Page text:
WTI has erased the overnight gains following API’s surprise crude draw despite ‘good’ news from China on growth overnight as all eyes are focused once again on inventories already at the highest since 2017.
“As long as the products look like they’re still trending strong and it looks like demand is still there, prices will be supported,” says Ashley Petersen, an analyst at Stratas Advisors
Inventories fell across the board in the energy complex with DOE confirming (though less so) API’s reported surprise crude draw and gasoline’s 9th weekly draw in a row.
US Crude production dipped modestly last week (and rig counts resurrected – though that will have only a lagged effect).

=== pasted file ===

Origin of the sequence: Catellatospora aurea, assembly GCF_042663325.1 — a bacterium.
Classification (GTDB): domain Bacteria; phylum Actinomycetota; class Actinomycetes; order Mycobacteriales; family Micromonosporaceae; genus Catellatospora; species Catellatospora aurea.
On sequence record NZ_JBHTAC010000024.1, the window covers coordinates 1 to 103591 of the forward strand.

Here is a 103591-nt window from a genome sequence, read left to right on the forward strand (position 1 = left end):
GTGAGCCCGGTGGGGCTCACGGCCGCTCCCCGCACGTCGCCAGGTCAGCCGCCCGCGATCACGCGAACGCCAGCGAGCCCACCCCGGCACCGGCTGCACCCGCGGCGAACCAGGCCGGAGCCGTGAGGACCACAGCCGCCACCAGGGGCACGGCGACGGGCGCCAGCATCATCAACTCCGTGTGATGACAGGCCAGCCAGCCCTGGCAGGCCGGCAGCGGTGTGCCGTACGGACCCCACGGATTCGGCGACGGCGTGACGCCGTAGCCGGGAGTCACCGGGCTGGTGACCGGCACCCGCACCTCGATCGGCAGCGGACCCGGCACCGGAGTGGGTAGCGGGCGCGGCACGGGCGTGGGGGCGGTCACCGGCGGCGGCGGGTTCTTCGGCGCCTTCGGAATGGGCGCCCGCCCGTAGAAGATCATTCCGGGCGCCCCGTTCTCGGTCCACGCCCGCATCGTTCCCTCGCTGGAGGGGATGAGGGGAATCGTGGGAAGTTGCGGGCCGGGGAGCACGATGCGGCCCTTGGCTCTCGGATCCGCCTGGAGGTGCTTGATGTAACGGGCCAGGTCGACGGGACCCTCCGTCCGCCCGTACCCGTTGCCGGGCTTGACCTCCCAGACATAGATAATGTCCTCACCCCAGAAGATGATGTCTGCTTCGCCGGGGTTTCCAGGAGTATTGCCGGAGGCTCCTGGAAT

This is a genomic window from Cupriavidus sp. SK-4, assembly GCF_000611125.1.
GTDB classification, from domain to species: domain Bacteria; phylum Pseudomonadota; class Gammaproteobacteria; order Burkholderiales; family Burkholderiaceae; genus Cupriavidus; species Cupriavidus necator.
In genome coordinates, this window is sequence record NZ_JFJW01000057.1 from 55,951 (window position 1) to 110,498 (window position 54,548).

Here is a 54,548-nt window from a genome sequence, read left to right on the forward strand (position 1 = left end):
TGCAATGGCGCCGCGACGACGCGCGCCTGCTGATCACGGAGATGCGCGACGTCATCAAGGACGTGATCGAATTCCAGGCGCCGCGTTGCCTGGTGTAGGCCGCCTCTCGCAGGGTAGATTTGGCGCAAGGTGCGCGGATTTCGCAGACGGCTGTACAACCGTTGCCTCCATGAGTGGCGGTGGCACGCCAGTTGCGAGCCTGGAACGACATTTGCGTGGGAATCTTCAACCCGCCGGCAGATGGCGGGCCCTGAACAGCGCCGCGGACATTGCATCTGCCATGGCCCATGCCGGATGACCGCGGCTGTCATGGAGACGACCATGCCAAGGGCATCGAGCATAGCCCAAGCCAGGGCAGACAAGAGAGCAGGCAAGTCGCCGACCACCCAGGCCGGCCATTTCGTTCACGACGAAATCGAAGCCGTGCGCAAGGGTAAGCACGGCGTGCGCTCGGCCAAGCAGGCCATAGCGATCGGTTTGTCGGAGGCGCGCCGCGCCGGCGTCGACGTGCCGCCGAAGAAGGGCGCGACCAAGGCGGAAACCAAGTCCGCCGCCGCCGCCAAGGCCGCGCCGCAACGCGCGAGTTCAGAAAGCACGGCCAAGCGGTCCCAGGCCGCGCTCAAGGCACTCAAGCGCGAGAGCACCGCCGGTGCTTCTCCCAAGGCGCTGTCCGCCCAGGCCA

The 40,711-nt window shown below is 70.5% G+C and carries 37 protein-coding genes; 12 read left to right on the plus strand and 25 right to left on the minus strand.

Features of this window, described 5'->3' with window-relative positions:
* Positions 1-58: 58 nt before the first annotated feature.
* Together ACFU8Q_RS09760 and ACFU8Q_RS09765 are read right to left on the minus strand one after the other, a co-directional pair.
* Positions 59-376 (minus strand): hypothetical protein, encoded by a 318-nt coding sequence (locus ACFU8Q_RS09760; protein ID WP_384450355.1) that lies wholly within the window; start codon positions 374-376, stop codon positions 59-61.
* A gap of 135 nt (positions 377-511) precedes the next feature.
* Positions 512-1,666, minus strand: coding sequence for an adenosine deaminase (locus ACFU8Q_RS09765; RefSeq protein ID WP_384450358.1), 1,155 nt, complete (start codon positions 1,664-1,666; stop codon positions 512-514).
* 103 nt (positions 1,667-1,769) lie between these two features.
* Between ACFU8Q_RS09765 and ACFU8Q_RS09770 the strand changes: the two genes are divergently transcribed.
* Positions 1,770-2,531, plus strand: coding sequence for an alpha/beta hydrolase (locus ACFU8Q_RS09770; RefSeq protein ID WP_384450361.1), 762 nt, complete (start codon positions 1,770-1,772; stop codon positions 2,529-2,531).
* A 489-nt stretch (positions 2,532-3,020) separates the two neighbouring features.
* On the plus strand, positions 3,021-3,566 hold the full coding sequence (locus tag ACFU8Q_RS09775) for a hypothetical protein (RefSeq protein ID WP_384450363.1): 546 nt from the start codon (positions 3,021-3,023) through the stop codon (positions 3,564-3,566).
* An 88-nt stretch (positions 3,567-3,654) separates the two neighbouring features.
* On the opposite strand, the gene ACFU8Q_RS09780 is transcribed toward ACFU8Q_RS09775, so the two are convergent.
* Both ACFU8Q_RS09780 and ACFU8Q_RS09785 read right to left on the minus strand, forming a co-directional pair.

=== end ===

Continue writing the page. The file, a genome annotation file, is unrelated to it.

WTI hovered just above $64 ahead of the DOE data, but algos were not entirely enthused despite the draws across the board…
Bloomberg Intelligence’s Senior Energy Analyst Vince Piazza notes that optimism for global crude benchmarks is driven by expectations for strength in demand and product draws. We highlight sustained U.S. crude production despite waning economic growth and our long-held concerns about global demand. Prolonged levels above $60 a barrel in the U.S. likely invite acceleration in well completions, even amid pressure for capital discipline. OPEC output shrinking about 534,000 barrels a day in March helped tighten balances, yet discipline must be sustained to maintain the market’s constructive tilt.